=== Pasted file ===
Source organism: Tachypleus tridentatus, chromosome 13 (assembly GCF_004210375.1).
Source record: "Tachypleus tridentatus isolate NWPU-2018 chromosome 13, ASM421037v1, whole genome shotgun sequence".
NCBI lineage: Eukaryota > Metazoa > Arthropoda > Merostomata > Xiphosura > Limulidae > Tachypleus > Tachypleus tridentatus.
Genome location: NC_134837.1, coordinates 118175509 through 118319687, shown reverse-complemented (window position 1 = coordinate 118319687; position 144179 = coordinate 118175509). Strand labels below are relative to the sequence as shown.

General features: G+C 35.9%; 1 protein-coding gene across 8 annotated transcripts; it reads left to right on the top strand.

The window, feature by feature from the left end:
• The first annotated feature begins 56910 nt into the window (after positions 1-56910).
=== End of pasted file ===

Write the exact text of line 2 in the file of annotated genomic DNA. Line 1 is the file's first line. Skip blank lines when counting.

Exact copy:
Source record: "Tachypleus tridentatus isolate NWPU-2018 chromosome 13, ASM421037v1, whole genome shotgun sequence".